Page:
June 30, 2011
Predatory dinosaurs keep getting stranger. Like many budding dinosaur fans, I was introduced first to the classic carnivores Ceratosaurus, Allosaurus and Tyrannosaurus, but since my early encounters with meat-eating dinosaurs in the mid-1980s a startling variety of bizarre predators have been discovered and popularized. The crocodile-snouted and sometimes sail-backed spinosaurs, snaggle-toothed predators like Masiakasaurus and Balaur, a dromaeosaur with double sickle-claws on each foot—among many others—have vastly expanded our understanding of the diversity and disparity among predatory dinosaurs. That’s why I’m pretty disappointed by a preview of an imaginary predatory dinosaur called the “Slasher” from the forthcoming sci-fi show Terra Nova.
Compared with actual predatory dinosaurs, the Slasher looks, well, pretty lame. I can almost imagine the design meeting that churned out the dinosaur: “OK, we all know Velociraptor is awesome, right? So just stick a crest on it and it will be even cooler!” But it isn’t. The Slasher looks like a generalized dromaeosaur with a Citipati-type crest glued onto its head and a few wispy feathers. For a menacing, imaginary dinosaur that will no doubt harry the time-traveling inhabitants of the upcoming show, I was expecting something a little more exceptional.
I’m also sad to see that the creators of the Slasher made two mistakes for which there is no excuse anymore. First, the Slasher holds its hands palms-down—a position predatory dinosaurs were not actually capable of. Yeah, everytime someone does a dinosaur impression they hold their hands out palms-down (“I’m a T. rex, RAWR!”), but the wrists of “raptors” and other predatory dinosaurs did not have the same range of motion as ours. When extended, their hands would have faced each other, as if holding a basketball, and all you have to do to see how a dinosaur wrist would have worked is look at the wrist of a bird. (And is it just me, or does the Slasher in the promotional image appear to have two right hands?)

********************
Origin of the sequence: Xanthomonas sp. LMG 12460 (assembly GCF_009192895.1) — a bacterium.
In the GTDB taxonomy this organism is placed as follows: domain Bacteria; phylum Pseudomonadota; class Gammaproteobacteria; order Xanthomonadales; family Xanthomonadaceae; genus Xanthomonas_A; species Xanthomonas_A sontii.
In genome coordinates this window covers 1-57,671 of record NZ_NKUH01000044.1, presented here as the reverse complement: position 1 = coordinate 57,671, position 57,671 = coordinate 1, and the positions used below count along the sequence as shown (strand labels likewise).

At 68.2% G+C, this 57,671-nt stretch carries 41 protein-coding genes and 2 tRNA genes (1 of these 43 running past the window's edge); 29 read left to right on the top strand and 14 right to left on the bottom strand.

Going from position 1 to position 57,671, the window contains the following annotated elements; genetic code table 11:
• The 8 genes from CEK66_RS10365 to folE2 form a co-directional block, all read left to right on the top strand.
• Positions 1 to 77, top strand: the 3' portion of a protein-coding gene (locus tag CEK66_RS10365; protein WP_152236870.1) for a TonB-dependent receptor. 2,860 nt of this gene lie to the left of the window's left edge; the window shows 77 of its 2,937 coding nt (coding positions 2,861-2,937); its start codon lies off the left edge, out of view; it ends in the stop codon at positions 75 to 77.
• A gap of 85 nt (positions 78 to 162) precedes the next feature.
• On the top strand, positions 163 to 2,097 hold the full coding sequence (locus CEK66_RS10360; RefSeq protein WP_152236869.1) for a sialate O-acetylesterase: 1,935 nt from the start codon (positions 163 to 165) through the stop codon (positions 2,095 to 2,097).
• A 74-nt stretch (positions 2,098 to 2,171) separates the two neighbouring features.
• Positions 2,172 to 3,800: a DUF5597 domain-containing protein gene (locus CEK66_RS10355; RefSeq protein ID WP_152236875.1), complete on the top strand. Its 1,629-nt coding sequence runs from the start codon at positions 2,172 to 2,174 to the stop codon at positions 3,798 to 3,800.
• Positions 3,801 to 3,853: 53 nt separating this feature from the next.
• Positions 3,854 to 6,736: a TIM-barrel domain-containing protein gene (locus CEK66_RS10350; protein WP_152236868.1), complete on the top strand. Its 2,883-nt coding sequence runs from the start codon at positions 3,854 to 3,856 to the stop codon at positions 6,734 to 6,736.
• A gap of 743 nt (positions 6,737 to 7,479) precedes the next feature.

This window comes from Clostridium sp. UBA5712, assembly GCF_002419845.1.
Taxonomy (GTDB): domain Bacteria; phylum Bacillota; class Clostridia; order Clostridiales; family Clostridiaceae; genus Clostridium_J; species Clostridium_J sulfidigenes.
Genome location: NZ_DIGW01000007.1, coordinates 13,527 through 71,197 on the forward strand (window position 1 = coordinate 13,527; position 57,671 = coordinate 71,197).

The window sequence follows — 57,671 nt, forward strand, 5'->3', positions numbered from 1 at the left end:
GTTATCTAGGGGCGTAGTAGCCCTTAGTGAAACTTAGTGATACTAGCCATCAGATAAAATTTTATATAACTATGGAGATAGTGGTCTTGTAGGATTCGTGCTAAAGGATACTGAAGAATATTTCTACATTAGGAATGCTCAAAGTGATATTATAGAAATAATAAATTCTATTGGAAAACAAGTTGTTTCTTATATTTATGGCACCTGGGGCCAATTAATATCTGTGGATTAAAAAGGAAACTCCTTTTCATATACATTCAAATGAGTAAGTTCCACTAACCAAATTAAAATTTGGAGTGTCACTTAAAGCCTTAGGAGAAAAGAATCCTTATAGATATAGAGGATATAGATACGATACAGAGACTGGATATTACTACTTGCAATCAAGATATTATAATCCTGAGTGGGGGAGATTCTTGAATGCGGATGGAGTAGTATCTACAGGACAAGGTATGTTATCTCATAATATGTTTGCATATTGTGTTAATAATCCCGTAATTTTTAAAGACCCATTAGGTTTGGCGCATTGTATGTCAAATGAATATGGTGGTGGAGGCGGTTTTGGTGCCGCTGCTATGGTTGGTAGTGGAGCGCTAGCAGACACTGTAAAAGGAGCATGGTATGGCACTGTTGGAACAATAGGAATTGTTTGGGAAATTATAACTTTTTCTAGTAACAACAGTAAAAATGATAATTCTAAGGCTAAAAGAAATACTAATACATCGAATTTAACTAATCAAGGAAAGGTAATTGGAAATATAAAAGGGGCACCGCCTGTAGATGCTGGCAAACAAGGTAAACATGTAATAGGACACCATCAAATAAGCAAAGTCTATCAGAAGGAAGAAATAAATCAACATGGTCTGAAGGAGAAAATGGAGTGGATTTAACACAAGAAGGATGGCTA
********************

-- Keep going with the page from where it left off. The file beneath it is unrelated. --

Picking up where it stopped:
The second problem is even more aggravating. It is now 2011. Paleontologists have been finding many, many feather-covered dinosaurs for 15 years now, and there is even solid evidence that the famous Velociraptor had feathers. Feathers were a widespread and common trait among the coelurosaurs—the large dinosaur group to which the sickle-clawed dromaeosaurs belonged—and any raptor restoration should sport a comfy coat of feathers. Granted, the creators of the Slasher gave the dinosaur an embarrassing pate of wispy fuzz which makes the dinosaur look as if it needs to subscribe to the “Feather Club For Dinosaurs,” but it’s not nearly enough. The Slasher is a naked dinosaur, and I can’t help but feel sorry for it.
According to Hollywood scuttlebutt, Terra Nova was pushed back to a fall release date so that the show’s creators would have more time to work on visual effects. If the Slasher is any indication, though, the new dinosaurs the show is playing up are not going to be nearly as impressive as I had hoped. (As Stephen Colbert might ask, is the Slasher a lame imaginary dinosaur, or the lamest imaginary dinosaur?) Flip through paleontologist Thomas Holtz’s recent encyclopedia Dinosaurs and you will meet a dazzling array of weird and wonderful dinosaurs. By comparison, the Slasher is a turkey—give me Suchomimus, Acrocanthosaurus, Cryolophosaurus and Austroraptor any day.
Sign up for our free email newsletter and receive the best stories from Smithsonian.com each week.